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(From left) Townville Labor MPs Coralee O'Rourke and Adam Harper with Premier Annastacia Palaszczuk and Labor candidate Paul Jacob (Image via @CoraleeORourke)

To understand the Queensland election, so far, is to see it as a tale of two versions of Labor, writes Dr Binoy Kampmark, from Townsville.

THE VOLUNTEER doorknocker tentatively presses the bell with a pudgy finger. Coming to the door, a round, full character greets you — one sporting the colour red. Not the red of socialism, so much, as the red of Australian Labor — a different hue, not to mention implication. 

The local member seeking re-election for the Queensland Legislative Assembly on 25 November is Coralee O’Rourke, Member for Mundingburra and Minister for Disability Services, Seniors and Minister Assisting the Premier on North Queensland.

The Australian political volunteer is a gift from heaven to political cadres, who milk them to the point of starvation and nervous breakdown. “What do you want us to do?” comes the coy question. The plaintiff query from the tote bag carrying volunteer strikes an uncomfortable chord. 

This is a local parliamentarian, she says pleadingly, who “wears many hats”, a true creature of talents. But she does not want to come across as too confident. Cockiness is eschewed. The member “still has a lot of work to do”.  The note of hope to the future is important: there is more to come, more promises to make and, presumably, to break.

The volunteer mental check-list goes into full swing, her face a visible scribble of considerations and social work concerns. Adani is mentioned and this brings out Labor’s Achilles heel: they wobble and fall, rise and trip, as the occasion demands it.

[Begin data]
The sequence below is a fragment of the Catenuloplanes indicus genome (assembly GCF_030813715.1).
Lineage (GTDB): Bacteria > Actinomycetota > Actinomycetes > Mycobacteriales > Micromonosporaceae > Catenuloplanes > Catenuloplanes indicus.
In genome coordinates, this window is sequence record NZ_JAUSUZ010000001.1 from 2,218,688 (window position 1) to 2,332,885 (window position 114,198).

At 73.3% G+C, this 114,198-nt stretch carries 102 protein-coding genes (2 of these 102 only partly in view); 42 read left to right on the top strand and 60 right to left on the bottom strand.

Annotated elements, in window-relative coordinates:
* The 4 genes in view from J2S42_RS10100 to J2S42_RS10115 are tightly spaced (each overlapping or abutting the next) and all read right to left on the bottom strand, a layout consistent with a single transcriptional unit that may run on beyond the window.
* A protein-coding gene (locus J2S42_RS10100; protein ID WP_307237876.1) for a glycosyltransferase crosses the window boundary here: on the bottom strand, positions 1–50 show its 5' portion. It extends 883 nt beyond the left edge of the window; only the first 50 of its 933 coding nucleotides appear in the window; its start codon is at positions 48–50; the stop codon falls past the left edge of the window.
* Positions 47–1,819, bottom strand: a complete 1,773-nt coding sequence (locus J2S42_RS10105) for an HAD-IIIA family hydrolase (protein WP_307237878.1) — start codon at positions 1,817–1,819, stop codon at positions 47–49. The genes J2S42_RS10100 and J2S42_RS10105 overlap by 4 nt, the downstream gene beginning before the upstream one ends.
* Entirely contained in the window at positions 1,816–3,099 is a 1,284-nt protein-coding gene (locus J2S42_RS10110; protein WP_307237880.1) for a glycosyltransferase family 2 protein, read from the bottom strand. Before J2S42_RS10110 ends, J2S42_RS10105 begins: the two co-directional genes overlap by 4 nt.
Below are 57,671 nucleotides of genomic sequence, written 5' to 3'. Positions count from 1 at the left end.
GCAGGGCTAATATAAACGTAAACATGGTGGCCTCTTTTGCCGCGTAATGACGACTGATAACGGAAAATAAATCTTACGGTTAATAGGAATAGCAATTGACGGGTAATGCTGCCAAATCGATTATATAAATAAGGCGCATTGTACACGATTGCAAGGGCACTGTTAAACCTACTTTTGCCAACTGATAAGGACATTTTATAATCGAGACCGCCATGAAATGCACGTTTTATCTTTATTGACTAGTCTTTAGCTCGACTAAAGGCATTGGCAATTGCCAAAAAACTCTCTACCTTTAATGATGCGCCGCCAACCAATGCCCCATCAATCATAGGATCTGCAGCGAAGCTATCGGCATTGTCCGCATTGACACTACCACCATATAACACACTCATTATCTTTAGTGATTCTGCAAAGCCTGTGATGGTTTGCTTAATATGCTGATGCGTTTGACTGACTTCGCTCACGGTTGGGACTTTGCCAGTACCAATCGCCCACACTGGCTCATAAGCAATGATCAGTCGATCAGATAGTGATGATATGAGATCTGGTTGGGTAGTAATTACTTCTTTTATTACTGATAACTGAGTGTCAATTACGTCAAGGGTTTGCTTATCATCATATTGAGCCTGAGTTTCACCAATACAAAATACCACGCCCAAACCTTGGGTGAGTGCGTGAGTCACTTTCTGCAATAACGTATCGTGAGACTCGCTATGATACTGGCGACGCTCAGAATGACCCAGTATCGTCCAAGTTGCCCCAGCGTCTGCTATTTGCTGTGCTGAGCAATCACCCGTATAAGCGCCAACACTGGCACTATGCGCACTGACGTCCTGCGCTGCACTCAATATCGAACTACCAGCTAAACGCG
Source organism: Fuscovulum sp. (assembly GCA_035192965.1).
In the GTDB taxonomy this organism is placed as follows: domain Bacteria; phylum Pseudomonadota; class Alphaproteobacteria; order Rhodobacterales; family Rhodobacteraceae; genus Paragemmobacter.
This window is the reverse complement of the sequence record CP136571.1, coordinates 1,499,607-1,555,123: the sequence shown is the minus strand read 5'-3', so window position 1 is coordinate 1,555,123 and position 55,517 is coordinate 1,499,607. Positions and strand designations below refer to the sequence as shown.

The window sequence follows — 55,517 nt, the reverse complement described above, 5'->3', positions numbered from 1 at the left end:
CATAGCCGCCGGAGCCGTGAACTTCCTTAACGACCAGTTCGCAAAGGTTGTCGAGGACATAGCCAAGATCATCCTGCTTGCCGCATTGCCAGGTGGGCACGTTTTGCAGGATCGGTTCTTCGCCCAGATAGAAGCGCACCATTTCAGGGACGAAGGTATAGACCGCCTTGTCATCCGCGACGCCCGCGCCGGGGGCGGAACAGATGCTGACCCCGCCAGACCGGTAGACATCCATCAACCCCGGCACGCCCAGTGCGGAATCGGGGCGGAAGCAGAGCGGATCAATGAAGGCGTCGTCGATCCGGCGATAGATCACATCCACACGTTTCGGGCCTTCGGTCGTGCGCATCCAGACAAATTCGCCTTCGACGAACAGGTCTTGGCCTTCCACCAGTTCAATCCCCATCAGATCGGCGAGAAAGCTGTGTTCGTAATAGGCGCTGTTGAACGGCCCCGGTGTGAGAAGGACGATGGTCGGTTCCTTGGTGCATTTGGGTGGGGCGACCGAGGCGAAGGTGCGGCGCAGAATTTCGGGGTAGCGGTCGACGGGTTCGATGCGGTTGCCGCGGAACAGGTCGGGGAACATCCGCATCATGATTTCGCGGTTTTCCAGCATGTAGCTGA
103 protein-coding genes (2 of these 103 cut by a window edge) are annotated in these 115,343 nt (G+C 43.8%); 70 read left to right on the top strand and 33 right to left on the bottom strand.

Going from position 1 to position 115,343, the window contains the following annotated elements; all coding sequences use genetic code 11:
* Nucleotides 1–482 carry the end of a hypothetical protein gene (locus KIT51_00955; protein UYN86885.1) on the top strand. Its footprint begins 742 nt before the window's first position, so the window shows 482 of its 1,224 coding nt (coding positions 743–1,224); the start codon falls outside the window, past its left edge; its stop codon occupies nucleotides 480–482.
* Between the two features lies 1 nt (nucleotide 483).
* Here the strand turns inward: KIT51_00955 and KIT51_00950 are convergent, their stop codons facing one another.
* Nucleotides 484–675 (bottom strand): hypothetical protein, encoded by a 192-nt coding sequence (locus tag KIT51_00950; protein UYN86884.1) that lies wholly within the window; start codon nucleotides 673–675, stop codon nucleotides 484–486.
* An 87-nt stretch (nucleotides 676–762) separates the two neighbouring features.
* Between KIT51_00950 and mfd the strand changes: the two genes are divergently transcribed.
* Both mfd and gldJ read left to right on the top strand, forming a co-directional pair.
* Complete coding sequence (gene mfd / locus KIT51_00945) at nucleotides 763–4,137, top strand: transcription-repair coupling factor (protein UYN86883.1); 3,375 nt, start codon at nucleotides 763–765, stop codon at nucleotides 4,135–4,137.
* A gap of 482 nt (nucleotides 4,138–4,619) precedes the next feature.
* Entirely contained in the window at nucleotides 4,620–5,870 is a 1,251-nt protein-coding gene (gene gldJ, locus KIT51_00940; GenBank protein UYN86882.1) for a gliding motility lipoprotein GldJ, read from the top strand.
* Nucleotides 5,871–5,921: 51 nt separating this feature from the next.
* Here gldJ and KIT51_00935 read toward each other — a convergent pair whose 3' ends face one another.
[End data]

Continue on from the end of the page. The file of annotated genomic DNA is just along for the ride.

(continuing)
Historically, the modern Labor party has become a shape-changing expedient, a fashion of climactic unpredictability and assiduously cultivated hypocrisy. Harried by a rising Green vote, but still wishing to be the party of government, erratic behaviour has become the norm.

While the Queensland voter knows, for instance, where the vote might end up with a candidate from One Nation, or one sourced from the Katter Party and even a weak LNP, a vote for Labor is a vote for permanent, unchanging contingency. Adani’s crown rests easily one day, renewables take charge the next. Tree clearing laws are encouraged, only to then be tightened after an outcry.

To understand the Queensland election, so far, is to see it as a tale of two versions of Labor. A joint-statement in October, from O’Rourke and Minister for Agriculture and Rural Economic Development Bill Byrne, outlined the pro-mining side of the Palaszczuk government — a discomforting obsequiousness that has been exploited.

It expressed the unquestionable delight at the announcement by the Indian mining giant that both Rockhampton and Townsville had been shortlisted as fly-in fly-out (FIFO) hubs. 'The rivalry between Townsville and Rockhampton is long-standing,' O’Rourke noted, 'and both Councils have worked with Adani making their case to be a FIFO-hub.'

The volunteer, however, is in no mood to be reminded of this. Pilgrims rarely wish to be reminded about the falsehoods of their saints. The focus of this new Labor government is, to that end, different. The tale has changed. The mining aspect is to be lessened. Zen detachment is to be practiced. Emphasis is had, instead, on a range of other supplementing energy sources.